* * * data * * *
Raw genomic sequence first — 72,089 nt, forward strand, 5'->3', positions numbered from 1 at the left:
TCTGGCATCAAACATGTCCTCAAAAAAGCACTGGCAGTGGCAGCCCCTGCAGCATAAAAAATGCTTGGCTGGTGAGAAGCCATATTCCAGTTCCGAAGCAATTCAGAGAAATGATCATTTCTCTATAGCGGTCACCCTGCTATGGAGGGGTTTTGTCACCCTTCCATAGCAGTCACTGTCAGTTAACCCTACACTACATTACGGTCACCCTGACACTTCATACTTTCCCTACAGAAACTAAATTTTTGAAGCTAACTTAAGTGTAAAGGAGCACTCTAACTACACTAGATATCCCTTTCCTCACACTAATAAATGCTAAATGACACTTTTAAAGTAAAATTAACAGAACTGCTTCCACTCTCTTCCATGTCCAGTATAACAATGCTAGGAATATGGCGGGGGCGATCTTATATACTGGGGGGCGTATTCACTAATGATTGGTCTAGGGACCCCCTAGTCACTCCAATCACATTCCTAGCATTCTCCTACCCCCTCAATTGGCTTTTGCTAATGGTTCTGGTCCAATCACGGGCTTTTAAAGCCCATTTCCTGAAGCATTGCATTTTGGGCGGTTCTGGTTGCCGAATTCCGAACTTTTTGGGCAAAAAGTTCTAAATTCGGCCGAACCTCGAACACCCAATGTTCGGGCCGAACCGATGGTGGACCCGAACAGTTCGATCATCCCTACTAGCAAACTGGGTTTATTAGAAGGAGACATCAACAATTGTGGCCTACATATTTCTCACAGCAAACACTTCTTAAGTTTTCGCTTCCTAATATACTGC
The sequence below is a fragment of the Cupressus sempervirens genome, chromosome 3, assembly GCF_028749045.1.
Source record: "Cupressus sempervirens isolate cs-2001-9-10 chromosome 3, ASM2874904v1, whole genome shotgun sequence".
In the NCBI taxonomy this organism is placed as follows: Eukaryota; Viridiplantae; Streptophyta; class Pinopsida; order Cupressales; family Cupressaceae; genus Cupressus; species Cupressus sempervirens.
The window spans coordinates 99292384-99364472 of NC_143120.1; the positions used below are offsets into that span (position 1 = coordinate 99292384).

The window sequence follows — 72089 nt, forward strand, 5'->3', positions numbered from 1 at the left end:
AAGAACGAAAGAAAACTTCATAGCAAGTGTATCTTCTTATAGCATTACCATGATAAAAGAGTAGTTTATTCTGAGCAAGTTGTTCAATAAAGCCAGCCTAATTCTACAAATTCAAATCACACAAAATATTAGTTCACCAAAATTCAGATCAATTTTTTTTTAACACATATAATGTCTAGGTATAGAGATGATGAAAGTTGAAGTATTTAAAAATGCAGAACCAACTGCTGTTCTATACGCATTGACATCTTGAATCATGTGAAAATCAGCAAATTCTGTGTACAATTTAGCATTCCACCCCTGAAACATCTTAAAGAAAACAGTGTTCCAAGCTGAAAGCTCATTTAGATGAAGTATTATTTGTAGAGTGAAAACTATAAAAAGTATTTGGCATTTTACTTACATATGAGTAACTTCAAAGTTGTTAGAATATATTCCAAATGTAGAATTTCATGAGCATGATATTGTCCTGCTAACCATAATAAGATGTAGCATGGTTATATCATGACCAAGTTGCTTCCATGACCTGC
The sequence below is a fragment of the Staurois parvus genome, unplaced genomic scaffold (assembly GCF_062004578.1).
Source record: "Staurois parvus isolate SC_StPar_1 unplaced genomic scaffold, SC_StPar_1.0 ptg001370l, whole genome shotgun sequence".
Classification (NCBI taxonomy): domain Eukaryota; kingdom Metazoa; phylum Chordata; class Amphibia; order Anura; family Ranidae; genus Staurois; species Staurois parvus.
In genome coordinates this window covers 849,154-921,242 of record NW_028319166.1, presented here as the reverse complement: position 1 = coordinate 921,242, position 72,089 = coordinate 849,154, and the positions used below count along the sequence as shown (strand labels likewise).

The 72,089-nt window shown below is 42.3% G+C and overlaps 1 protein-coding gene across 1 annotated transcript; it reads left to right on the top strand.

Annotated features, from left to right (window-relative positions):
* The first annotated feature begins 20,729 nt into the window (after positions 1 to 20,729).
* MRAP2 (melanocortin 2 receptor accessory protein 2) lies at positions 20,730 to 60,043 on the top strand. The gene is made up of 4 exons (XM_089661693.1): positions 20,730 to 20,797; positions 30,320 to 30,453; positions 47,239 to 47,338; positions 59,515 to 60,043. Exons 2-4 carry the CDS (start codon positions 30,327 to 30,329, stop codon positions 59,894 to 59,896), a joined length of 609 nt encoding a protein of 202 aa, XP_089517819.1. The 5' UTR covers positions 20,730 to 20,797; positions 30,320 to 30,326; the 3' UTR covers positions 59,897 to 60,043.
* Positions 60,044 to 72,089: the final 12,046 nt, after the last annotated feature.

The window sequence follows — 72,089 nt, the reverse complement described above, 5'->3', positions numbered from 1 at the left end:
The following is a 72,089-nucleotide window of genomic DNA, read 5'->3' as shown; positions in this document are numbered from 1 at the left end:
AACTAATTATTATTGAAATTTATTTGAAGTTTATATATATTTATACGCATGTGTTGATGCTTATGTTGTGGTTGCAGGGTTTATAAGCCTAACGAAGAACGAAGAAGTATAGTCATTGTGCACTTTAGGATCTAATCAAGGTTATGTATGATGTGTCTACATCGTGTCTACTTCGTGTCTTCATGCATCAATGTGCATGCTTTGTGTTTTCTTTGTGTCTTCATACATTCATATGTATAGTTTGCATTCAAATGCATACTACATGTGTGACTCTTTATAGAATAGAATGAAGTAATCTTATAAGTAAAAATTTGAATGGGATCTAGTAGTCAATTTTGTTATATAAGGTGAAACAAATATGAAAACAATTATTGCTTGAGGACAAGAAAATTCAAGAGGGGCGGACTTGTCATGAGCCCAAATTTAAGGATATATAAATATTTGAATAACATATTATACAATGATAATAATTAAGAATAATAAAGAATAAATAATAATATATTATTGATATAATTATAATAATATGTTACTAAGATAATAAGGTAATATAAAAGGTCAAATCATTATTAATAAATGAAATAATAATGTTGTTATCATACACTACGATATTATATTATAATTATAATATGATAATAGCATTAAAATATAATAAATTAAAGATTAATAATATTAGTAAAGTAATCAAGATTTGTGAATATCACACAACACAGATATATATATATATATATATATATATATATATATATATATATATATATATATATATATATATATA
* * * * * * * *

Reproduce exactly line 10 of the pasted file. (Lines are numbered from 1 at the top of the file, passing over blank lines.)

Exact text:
Source record: "Staurois parvus isolate SC_StPar_1 unplaced genomic scaffold, SC_StPar_1.0 ptg001370l, whole genome shotgun sequence".